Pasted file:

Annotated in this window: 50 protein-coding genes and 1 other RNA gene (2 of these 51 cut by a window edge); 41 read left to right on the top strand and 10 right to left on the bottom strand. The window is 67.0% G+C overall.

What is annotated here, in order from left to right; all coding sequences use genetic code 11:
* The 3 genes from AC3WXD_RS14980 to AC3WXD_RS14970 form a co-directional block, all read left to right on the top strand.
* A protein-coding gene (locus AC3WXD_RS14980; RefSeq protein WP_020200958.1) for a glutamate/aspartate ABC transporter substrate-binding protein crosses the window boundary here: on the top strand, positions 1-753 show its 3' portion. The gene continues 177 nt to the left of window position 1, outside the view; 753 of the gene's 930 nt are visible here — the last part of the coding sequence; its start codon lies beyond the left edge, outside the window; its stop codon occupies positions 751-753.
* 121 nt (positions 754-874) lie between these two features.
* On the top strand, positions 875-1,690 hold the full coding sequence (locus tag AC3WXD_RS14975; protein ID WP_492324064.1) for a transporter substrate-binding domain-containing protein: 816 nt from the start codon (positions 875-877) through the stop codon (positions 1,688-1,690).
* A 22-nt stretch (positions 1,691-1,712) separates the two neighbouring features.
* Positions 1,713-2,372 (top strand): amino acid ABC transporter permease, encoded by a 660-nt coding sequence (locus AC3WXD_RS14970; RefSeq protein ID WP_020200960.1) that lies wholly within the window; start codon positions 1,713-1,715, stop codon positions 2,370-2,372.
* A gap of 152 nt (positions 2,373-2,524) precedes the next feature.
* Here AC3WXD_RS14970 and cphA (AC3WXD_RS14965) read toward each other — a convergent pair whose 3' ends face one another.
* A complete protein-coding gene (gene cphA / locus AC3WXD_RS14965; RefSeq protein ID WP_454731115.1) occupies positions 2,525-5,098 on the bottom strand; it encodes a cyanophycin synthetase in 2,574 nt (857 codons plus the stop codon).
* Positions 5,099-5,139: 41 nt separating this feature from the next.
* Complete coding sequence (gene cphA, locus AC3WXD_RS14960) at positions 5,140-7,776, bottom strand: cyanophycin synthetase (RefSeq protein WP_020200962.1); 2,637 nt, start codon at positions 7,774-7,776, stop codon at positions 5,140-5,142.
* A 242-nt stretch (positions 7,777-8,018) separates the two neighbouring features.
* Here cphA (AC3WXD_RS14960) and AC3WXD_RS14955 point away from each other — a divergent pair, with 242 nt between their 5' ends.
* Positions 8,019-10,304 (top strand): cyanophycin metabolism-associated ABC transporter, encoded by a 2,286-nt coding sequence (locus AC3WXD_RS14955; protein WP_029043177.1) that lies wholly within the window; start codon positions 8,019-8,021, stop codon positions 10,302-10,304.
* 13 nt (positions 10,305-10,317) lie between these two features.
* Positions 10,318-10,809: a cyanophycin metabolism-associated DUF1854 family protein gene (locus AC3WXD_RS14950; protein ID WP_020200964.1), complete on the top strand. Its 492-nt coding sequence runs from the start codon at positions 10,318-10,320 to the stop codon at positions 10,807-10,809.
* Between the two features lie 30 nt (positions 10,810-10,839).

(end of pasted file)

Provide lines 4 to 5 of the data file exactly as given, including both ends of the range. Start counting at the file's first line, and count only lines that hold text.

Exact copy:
* A protein-coding gene (locus AC3WXD_RS14980; RefSeq protein WP_020200958.1) for a glutamate/aspartate ABC transporter substrate-binding protein crosses the window boundary here: on the top strand, positions 1-753 show its 3' portion. The gene continues 177 nt to the left of window position 1, outside the view; 753 of the gene's 930 nt are visible here — the last part of the coding sequence; its start codon lies beyond the left edge, outside the window; its stop codon occupies positions 751-753.
* 121 nt (positions 754-874) lie between these two features.